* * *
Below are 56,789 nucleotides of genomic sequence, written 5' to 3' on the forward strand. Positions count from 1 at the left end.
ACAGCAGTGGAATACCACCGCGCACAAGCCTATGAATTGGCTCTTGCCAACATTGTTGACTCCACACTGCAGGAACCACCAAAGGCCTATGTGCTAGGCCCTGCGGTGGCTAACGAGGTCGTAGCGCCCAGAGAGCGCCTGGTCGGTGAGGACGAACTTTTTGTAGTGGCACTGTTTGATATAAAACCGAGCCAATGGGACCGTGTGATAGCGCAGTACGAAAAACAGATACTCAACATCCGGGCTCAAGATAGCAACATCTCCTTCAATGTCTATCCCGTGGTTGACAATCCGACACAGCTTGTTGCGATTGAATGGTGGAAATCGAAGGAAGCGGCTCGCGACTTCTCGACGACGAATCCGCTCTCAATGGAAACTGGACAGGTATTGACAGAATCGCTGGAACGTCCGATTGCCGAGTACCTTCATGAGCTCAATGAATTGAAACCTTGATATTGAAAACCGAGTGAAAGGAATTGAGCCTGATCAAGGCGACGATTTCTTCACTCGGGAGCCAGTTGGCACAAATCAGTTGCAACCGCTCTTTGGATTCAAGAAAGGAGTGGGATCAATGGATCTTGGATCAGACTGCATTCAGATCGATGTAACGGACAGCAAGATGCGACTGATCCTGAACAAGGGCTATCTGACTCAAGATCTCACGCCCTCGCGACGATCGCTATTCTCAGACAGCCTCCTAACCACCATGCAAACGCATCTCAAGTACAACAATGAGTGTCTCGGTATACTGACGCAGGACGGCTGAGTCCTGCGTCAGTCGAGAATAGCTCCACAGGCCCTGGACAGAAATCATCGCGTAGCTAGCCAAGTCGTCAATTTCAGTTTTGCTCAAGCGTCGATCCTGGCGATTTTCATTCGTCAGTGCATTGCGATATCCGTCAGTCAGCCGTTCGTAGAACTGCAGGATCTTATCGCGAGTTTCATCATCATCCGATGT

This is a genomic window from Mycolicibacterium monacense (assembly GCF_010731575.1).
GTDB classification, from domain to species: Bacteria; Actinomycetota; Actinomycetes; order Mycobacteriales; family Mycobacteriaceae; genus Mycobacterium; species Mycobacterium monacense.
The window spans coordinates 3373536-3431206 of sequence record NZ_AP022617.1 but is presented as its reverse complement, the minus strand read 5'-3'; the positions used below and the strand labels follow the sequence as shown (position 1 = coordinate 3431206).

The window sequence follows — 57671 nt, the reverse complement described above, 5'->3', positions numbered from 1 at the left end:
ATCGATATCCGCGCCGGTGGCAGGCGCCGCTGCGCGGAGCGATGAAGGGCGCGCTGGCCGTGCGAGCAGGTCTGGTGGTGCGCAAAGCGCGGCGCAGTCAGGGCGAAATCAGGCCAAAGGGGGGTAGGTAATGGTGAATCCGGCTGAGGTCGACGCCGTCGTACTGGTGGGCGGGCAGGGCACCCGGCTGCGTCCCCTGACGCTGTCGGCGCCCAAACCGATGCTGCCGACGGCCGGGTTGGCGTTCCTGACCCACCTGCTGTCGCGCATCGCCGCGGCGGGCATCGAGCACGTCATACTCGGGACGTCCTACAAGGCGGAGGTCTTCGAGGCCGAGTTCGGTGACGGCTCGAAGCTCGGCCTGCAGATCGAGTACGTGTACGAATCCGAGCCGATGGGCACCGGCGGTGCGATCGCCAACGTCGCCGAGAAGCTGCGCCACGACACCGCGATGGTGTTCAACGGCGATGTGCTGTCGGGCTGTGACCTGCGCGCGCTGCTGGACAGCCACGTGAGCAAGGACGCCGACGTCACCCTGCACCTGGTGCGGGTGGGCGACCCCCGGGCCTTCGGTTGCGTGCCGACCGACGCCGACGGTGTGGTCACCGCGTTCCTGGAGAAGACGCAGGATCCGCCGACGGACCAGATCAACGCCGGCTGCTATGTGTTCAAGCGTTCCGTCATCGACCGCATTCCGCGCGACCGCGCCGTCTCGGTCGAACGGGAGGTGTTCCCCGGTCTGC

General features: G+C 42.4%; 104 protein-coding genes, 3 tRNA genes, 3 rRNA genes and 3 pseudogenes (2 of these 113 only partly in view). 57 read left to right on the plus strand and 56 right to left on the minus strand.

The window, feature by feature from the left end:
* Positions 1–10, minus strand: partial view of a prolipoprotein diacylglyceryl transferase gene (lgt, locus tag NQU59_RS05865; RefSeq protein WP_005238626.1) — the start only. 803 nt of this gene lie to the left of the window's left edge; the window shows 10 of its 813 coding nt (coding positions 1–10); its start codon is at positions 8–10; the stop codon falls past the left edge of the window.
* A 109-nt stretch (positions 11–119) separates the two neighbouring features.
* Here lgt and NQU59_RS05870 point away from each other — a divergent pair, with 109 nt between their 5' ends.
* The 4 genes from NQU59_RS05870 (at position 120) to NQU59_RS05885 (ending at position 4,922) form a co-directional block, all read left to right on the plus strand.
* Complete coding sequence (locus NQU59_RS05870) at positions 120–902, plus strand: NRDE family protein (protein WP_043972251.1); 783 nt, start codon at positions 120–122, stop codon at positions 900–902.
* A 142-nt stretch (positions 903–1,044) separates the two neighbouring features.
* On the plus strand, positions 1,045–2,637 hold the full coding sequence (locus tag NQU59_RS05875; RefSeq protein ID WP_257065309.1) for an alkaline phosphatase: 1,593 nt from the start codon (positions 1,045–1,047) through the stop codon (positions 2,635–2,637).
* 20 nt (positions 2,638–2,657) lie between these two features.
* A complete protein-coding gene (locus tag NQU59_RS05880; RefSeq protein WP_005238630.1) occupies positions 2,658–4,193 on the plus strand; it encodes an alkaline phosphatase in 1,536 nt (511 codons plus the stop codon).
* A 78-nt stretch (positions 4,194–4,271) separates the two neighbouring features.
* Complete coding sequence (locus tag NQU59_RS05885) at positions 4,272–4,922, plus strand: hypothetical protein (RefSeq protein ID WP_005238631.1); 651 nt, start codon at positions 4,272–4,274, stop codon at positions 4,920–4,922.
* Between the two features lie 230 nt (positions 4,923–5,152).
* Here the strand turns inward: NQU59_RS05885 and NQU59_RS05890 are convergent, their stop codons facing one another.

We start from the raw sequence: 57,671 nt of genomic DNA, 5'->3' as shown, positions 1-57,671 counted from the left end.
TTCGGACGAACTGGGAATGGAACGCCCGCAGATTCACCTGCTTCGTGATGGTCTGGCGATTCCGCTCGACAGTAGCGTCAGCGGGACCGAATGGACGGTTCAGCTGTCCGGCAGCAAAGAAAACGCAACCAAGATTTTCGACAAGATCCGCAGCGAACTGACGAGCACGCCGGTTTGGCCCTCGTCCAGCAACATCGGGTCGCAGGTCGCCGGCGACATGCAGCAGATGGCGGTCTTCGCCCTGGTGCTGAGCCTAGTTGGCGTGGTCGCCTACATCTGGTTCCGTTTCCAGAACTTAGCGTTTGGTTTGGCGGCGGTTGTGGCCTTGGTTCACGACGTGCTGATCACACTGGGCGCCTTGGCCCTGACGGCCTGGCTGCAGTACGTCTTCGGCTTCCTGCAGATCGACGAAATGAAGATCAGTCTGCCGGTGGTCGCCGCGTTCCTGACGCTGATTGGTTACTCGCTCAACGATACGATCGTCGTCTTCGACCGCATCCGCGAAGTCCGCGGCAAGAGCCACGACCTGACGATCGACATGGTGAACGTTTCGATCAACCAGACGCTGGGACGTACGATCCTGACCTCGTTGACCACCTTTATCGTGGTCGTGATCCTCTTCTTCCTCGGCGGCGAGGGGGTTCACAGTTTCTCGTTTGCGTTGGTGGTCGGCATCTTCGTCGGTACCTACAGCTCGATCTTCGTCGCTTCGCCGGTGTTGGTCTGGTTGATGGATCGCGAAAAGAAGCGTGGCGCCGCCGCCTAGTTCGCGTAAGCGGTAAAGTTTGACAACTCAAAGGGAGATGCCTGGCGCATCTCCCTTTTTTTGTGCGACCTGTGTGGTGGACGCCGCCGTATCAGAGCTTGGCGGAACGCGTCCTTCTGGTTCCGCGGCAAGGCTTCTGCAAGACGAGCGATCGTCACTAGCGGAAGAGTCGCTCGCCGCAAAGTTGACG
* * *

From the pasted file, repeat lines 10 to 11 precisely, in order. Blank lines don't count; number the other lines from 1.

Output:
* Positions 1–10, minus strand: partial view of a prolipoprotein diacylglyceryl transferase gene (lgt, locus tag NQU59_RS05865; RefSeq protein WP_005238626.1) — the start only. 803 nt of this gene lie to the left of the window's left edge; the window shows 10 of its 813 coding nt (coding positions 1–10); its start codon is at positions 8–10; the stop codon falls past the left edge of the window.
* A 109-nt stretch (positions 11–119) separates the two neighbouring features.